Bruno thru Kepler
Bruno: (1548-1600) (Burned at the Stake in 1600)
In his cosmology, Bruno followed Lucretius and
Copernicus, but he developed the implications of the
Copernican system much further than Copernicus
himself had done (indeed, Copernicus really didn't do much at all!).
More than the other Italian philosophers who were his contemporaries, Bruno deserves to be called a forerunner, if not a founder, of modern science and philosophy.
What is different between these two representations
of the Universe ?
"This entire globe, this star, not being subject to death, and dissolution and annihilation being impossible
anywhere in Nature, from time to time renews itself by changing and altering all its parts. There is no absolute
up or down, as Aristotle taught; no absolute position in space; but the position of a body is relative to that of
other bodies. Everywhere there is incessant relative change in position throughout the universe, and the
observer is always at the center of things."
As to us on Earth, the Earth seems to be the center of the Universe, so to inhabitants of the Moon,
the Moon will appear as such http://abyss.uoregon.edu/~js. Each world has its center, each its up and down; these differences
are to be assigned relatively . . .
What is the main "science" concept that is being
Bruno followed Nicholas of Cusa in developing the concept of the
"acentric" Universe (there is no center). He also asserted that if homogeneity and isotropy are properties of such a
universe, then it is most logical that life would exist elsewhere as well
as on Earth.
This was so threatening to the Catholic church at the time that on
February 16, 1600 he was burned at the stake for heresy. Although his
life stands as a testimony to the drive for knowledge and truth his death
also stands as testimony to cultures that are imprisoned by fear of the
(aside: In 1992, after 12 years of deliberations, the
Roman Catholic Church grudgingly admitted that
Galileo Galilei had been right in supporting the
theories of Copernicus. The Holy Inquisition had
forced an aged Galileo to recant his ideas under
threat of torture in 1633. But no such admission
has been made in the case of Bruno. His writings
are still on the Vatican's list of forbidden texts.)
The French philosopher and mathematician Reni Descartes challenged old ways of thinking about
science. Descartes, for whom the Cartesian system of philosophy is named, argued that doubt and
reason are both necessary for determining truth, and that the world and everything in it operates
according to mechanical principles.
What is being expressed here?
- If I found any new truths in the sciences, I can say that they follow from, or depend on, five
or six principal problems which I succeeded in solving and which I regard as so many
battles where the fortunes of war were on my side.
- If we possessed a thorough knowledge of all the parts of the seed of any animal (e.g. man),
we could from that alone, be reasons entirely mathematical and certain, deduce the whole
conformation and figure of each of its members, and, conversely if we knew several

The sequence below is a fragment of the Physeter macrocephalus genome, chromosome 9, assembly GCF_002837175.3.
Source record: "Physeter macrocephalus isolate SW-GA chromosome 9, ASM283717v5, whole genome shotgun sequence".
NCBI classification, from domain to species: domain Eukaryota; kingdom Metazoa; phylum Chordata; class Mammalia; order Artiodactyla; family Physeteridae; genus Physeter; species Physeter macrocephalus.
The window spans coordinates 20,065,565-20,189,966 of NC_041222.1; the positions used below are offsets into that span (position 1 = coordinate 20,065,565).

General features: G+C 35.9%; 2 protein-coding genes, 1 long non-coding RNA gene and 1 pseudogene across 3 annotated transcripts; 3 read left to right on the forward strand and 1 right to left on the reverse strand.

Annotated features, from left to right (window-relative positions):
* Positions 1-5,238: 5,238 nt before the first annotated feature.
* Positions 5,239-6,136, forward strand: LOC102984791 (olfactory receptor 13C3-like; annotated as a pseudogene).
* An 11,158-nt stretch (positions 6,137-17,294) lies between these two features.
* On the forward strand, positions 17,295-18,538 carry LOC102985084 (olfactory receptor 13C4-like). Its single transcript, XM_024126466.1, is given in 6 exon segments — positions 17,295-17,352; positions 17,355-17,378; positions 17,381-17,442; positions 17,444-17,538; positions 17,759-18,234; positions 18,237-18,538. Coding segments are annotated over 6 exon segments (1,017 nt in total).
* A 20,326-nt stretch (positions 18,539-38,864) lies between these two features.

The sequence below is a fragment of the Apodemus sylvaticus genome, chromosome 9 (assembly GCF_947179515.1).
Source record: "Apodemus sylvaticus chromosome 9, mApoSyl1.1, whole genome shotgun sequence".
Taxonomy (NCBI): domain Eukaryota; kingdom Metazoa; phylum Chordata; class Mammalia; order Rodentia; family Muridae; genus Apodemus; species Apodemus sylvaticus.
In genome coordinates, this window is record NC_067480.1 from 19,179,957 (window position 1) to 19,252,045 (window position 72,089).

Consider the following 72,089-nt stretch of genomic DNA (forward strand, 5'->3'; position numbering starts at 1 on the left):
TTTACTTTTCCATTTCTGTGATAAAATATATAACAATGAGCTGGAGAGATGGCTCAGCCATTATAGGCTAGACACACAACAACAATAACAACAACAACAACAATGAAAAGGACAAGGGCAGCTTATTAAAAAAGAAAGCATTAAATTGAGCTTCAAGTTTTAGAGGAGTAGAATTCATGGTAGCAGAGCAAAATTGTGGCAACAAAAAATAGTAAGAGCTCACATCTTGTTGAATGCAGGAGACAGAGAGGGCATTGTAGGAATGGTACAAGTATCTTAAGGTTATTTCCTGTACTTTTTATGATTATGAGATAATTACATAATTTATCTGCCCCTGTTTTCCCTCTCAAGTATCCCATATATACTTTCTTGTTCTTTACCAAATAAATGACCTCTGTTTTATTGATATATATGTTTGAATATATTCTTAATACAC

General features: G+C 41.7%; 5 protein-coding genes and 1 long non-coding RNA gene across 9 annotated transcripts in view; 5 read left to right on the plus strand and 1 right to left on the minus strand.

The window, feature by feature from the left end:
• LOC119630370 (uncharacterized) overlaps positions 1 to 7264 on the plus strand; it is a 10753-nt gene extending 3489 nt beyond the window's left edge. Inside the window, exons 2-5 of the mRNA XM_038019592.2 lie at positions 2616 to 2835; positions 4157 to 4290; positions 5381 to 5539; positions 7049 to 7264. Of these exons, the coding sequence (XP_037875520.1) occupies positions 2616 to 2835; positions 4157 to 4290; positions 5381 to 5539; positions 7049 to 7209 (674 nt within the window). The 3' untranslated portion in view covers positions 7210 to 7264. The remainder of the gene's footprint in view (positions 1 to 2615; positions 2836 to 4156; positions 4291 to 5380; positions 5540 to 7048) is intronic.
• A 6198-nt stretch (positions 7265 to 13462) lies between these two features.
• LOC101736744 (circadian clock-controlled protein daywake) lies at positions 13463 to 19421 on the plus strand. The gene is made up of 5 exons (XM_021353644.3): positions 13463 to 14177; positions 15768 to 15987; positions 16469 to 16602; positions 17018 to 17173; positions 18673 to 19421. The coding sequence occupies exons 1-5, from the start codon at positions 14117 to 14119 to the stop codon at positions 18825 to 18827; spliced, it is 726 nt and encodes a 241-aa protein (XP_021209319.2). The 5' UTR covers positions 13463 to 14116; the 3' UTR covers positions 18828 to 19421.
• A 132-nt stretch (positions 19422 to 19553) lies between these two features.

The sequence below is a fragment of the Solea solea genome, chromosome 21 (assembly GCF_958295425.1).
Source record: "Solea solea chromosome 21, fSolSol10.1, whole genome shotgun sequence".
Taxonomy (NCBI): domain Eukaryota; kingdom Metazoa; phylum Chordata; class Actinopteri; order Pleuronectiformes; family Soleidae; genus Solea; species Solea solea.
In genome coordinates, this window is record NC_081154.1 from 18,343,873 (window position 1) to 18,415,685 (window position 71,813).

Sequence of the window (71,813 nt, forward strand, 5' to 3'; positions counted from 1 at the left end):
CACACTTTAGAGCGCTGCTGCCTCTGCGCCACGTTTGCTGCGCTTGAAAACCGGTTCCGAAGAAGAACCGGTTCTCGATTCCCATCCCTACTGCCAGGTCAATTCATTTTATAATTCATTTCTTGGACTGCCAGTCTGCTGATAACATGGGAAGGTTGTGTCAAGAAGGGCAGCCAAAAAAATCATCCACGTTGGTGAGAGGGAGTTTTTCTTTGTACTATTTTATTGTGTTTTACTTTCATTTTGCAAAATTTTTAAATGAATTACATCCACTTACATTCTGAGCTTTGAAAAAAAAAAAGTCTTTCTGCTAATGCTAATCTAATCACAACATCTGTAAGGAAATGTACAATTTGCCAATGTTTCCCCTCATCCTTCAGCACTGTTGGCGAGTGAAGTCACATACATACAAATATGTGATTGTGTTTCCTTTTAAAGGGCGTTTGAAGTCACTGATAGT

peculiarities of this conformation, we would from those deduce the nature of its seed.
And, in the context of this class, this is his most important thought:
By a method I mean certain and simple rules such that, if a man observe them accurately, he shall never assume
what is false is true.
What is being stated here?
Tycho Brahe 1546 - 1601
Classroom Parallax Demonstration
But first a bit more on Galileo:
Galileo's laws of Motion:
Aside from his numerous inventions, Galileo also laid down the first
accurate laws of motion for masses. Galileo measured that all bodies
accelerate at the same rate regardless of their size or mass.
Key among his investigations are:
- developed the concept of motion in terms of velocity (speed
and direction) through the use of inclined planes.
- developed the idea of force, as a cause for motion.
- determined that the natural state of an object is rest or uniform
motion, i.e. objects always have a velocity, sometimes that velocity has
a magnitude of zero = rest.
- objects resist change in motion, which is called inertia.
Kepler's (1571-1630) laws of Planetary Motion:
Kepler developed, using Tycho Brahe's observations, the first kinematic description of
orbits, Newton will develop a dynamic description that
involves the underlying influence (gravity)
Note: It was crucial to Kepler's method of checking possible orbits against observations that he have an idea of
what should be accepted as adequate agreement. From this arises the first explicit use of the concept of
Kepler's elliptical orbit for Mars
- 1st law (law of elliptic orbits): Each planet moves in an
elliptical orbit with the Sun at one focus.
2nd law (law of equal areas): a line connection the Sun and a
planet (called the radius vector) sweeps out equal areas in equal times
Objects travel fastest at the low point of their orbit, and travel
slowest at the high point of their orbit.
- 3rd law (law of harmonics): The square of a planet's orbital period
is proportional to its mean distance from the Sun cubed.
The 3rd law is used to
develop a ``yardstick'' for the Solar System, expressing the distance to
all the planets relative to Earth's orbit by just knowing their period
(timing how long it takes for them to go around the Sun).
Although successful, Kepler's laws remained a set of empirical rules without a dynamical basis. The link between these laws and the physical world would be established about 50 years later by Isaac Newton (1642-1727).